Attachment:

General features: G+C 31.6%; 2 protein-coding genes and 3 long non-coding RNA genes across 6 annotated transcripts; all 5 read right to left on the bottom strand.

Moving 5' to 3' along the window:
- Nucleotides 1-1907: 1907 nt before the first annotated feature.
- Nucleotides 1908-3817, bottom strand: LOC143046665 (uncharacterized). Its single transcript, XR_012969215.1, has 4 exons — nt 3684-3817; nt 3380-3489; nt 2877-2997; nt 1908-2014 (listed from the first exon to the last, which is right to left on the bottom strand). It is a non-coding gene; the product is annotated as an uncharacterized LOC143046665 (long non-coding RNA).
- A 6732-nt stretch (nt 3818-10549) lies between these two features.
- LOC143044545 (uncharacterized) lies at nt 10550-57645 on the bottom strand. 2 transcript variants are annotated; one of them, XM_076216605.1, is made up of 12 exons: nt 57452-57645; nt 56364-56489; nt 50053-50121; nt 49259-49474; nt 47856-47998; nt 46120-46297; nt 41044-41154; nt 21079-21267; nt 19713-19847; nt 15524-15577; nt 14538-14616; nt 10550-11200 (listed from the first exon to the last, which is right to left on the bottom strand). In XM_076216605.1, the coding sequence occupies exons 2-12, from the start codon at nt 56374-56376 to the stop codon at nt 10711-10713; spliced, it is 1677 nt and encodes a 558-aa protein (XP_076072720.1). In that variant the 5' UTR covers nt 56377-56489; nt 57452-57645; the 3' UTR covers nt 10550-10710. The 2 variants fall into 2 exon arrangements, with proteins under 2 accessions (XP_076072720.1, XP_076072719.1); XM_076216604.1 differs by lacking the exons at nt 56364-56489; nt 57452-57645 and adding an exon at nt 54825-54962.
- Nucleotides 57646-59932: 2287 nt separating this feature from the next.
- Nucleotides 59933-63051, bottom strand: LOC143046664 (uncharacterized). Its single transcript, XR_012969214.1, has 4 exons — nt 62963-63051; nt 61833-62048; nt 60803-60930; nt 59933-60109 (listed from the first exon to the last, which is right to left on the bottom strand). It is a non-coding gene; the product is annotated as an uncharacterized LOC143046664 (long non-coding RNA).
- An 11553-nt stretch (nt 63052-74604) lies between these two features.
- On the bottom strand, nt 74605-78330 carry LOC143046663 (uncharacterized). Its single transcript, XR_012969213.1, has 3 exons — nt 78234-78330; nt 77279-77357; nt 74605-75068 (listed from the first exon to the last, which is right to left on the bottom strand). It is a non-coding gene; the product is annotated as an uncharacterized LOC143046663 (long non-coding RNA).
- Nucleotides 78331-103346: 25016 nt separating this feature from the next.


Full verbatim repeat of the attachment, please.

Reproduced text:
General features: G+C 31.6%; 2 protein-coding genes and 3 long non-coding RNA genes across 6 annotated transcripts; all 5 read right to left on the bottom strand.

Moving 5' to 3' along the window:
- Nucleotides 1-1907: 1907 nt before the first annotated feature.
- Nucleotides 1908-3817, bottom strand: LOC143046665 (uncharacterized). Its single transcript, XR_012969215.1, has 4 exons — nt 3684-3817; nt 3380-3489; nt 2877-2997; nt 1908-2014 (listed from the first exon to the last, which is right to left on the bottom strand). It is a non-coding gene; the product is annotated as an uncharacterized LOC143046665 (long non-coding RNA).
- A 6732-nt stretch (nt 3818-10549) lies between these two features.
- LOC143044545 (uncharacterized) lies at nt 10550-57645 on the bottom strand. 2 transcript variants are annotated; one of them, XM_076216605.1, is made up of 12 exons: nt 57452-57645; nt 56364-56489; nt 50053-50121; nt 49259-49474; nt 47856-47998; nt 46120-46297; nt 41044-41154; nt 21079-21267; nt 19713-19847; nt 15524-15577; nt 14538-14616; nt 10550-11200 (listed from the first exon to the last, which is right to left on the bottom strand). In XM_076216605.1, the coding sequence occupies exons 2-12, from the start codon at nt 56374-56376 to the stop codon at nt 10711-10713; spliced, it is 1677 nt and encodes a 558-aa protein (XP_076072720.1). In that variant the 5' UTR covers nt 56377-56489; nt 57452-57645; the 3' UTR covers nt 10550-10710. The 2 variants fall into 2 exon arrangements, with proteins under 2 accessions (XP_076072720.1, XP_076072719.1); XM_076216604.1 differs by lacking the exons at nt 56364-56489; nt 57452-57645 and adding an exon at nt 54825-54962.
- Nucleotides 57646-59932: 2287 nt separating this feature from the next.
- Nucleotides 59933-63051, bottom strand: LOC143046664 (uncharacterized). Its single transcript, XR_012969214.1, has 4 exons — nt 62963-63051; nt 61833-62048; nt 60803-60930; nt 59933-60109 (listed from the first exon to the last, which is right to left on the bottom strand). It is a non-coding gene; the product is annotated as an uncharacterized LOC143046664 (long non-coding RNA).
- An 11553-nt stretch (nt 63052-74604) lies between these two features.
- On the bottom strand, nt 74605-78330 carry LOC143046663 (uncharacterized). Its single transcript, XR_012969213.1, has 3 exons — nt 78234-78330; nt 77279-77357; nt 74605-75068 (listed from the first exon to the last, which is right to left on the bottom strand). It is a non-coding gene; the product is annotated as an uncharacterized LOC143046663 (long non-coding RNA).
- Nucleotides 78331-103346: 25016 nt separating this feature from the next.